All fire is not the same. Obviously the fire of the bush that burned, but was not consumed (when Yahweh first met with Moses) was not the same as the fire with which they cooked their meals. God’s fire is different. Strange fire was not to be used in lighting God’s altars. Even in the natural, lightning caused fire is different from fire that normally burns wood. Lightening can heat up a tree to the point of combustion, and thus we have a forest fire, which was actually ignited by an electrical charge completing a circuit and “arching.”

So how are we to know the character or nature of fire when we read of it in Scripture? The answer is the “context,” or what the text says about it. Consider the situation with Sodom and Gomorrah in Gen. 19:24.

The NIV says “Then the LORD rained down burning sulfur on Sodom and Gomorrah – from the LORD out of the heavens.” We are acquainted with the results. The whole burnable area was burned up, and vs. 28 tells us that the smoke (from the burnable items) of the country went up as the smoke of a furnace. Now this is interesting, in that we see that apparently there is burning sulfur in the heavens (or, is it here simply lightning from the sky?). Or, are the heavens, then a storehouse of fire and brimstone (sulfur)? It would appear so, from this account.

Next, what was burned up? Flesh, and other combustibles (probably wood, hay and stubble). The men died prematurely by an act of God. It was a physical judgment just like other physical judgments from God upon men throughout the OT. Yet, we read in Jude 7 that this judgment was “an example (a specimen; something pointed out to the sight) of fire pertaining to the ages (or: age-lasting fire; fire having its source in and qualities from the ages) . . .” Now please note: the fire did not continue burning after all the fuel was consumed. It is not burning now. So, the fire was not “eternal,” which is a subject to be discussed at another time. The fire did what God wanted it to do: destroy the men and the towns of that area.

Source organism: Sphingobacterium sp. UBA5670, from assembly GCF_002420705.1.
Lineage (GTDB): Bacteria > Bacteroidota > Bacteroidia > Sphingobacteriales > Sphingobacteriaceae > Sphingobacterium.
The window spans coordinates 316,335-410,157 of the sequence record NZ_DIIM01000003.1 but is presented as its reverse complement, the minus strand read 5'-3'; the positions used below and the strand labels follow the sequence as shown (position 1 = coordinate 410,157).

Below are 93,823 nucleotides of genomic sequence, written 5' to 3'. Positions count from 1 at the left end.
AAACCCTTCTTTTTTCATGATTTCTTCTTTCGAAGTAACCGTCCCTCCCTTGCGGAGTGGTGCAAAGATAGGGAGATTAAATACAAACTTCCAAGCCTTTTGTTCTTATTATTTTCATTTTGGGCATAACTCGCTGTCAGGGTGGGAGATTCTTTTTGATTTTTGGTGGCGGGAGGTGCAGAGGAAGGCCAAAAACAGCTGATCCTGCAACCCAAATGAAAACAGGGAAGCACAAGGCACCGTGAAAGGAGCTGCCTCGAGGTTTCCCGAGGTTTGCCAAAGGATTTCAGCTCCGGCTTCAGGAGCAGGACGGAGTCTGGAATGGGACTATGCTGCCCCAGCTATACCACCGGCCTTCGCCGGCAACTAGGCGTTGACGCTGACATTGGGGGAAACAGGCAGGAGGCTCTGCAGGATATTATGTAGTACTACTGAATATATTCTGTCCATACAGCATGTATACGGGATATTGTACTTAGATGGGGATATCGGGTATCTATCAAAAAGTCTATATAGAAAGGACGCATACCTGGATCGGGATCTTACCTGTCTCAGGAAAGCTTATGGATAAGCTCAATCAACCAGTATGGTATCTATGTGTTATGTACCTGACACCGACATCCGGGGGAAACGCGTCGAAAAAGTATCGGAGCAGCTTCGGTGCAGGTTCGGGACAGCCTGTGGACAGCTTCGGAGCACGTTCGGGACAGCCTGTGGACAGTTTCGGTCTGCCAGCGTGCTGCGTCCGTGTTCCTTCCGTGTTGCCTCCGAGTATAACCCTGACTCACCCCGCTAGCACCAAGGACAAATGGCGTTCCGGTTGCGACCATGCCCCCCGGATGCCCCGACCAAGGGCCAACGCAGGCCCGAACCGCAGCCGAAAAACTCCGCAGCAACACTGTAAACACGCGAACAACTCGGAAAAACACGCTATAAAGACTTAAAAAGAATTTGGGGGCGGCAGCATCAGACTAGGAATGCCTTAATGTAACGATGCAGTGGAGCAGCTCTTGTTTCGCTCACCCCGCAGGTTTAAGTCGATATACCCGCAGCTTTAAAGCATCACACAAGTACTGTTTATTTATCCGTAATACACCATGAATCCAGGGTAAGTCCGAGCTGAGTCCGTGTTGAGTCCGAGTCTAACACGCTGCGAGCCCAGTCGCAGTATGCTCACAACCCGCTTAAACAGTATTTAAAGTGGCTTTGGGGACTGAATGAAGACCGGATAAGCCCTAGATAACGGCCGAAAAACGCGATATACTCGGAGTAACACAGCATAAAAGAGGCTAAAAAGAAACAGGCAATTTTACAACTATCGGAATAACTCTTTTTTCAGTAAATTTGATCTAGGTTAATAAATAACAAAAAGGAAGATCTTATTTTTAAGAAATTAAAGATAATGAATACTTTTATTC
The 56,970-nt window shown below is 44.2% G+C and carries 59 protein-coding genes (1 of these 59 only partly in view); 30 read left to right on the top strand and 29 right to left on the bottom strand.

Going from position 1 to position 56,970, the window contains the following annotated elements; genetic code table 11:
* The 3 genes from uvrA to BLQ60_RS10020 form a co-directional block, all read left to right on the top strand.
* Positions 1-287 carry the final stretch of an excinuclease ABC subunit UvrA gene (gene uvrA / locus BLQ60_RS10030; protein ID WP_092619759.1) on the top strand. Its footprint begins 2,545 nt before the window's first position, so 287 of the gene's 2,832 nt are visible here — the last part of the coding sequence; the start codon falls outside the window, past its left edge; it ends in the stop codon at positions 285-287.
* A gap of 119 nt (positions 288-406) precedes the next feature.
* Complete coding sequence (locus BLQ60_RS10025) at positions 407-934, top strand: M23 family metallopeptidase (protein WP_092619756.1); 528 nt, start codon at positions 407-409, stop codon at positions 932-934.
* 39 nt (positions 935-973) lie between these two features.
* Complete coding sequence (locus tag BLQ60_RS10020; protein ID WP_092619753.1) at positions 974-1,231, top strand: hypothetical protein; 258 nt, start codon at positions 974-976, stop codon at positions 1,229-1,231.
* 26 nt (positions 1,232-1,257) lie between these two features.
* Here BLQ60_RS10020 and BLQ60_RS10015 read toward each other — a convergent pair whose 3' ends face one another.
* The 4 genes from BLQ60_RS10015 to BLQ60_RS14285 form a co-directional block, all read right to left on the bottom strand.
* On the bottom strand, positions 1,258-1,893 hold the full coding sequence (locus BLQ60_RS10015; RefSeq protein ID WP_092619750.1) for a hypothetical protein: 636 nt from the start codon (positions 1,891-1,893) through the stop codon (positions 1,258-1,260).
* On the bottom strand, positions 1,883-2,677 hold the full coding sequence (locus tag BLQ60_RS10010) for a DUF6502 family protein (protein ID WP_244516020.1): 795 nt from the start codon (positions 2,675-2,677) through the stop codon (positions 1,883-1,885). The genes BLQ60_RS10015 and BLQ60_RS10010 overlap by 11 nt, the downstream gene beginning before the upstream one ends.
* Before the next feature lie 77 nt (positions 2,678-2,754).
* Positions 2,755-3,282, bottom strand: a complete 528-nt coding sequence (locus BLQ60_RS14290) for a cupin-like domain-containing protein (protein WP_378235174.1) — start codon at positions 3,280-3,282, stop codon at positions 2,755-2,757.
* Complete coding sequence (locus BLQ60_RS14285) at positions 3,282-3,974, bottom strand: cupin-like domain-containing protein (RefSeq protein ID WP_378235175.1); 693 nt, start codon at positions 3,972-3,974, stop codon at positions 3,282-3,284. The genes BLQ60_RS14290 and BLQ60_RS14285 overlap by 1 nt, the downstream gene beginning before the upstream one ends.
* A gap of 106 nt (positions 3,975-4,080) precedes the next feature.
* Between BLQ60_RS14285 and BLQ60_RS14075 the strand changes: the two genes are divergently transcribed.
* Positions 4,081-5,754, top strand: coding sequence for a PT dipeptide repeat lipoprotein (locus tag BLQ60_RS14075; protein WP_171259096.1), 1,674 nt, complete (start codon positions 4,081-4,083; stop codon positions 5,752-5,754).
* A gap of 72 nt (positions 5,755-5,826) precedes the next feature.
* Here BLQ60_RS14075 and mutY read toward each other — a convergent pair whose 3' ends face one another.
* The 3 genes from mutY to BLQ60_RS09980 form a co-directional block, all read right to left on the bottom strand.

To compare the terms “fire and brimstone” (or: burning sulfur) here with that in the book of Rev., let’s read it from the LXX (the Greek version of the OT): “And the Lord rained on Sodom and Gomorrah (theion) and fire from the Lord from out of the midst of heaven.” I give here the Gr. word often translated “brimstone,” or “sulfur,” for you to note its spelling. This word is actually the neuter form of (theios) which means: Deity. With the definite article (the) before it, it means “the Divine nature.” The same words are in the Greek text of Rev. 19:20 where we read of “the lake (or: pond) of the Fire (a figure of God) continuously burning within [the] Deity (theion).” So if it’s the same as that which killed those of Sodom and Gomorrah, what will it do to those who take the mark of the beast? I suggest that it will kill them. But what does this mean?

Well, it’s called “the second death” when “death and the Unseen (hades) are cast into the lake of fire,” in Rev. 20:14. But, in effect, the figure here (and I suggest that this is figurative language, but that is for the Holy Spirit to show you) is the consuming of both death and the Unseen (hades), for these are both temporal things that have to do with His creation. It would also consume wood, hay and stubble (man’s worthless works) I Cor.3:12-15), as well as all flesh, just as it did in Gen. 19:24. Now note vs. 15 of I Cor. 3, “but he himself shall be saved; yet so as by fire.”

Now lets consider Sodom, again. God calls Sodom Jerusalem‘s sister” in Ezk. 16:48. And in vs. 49 lists Sodom‘s iniquity: “pride, fullness of bread, and abundance of idleness . . . neither did she strengthen the hand of the poor and needy.”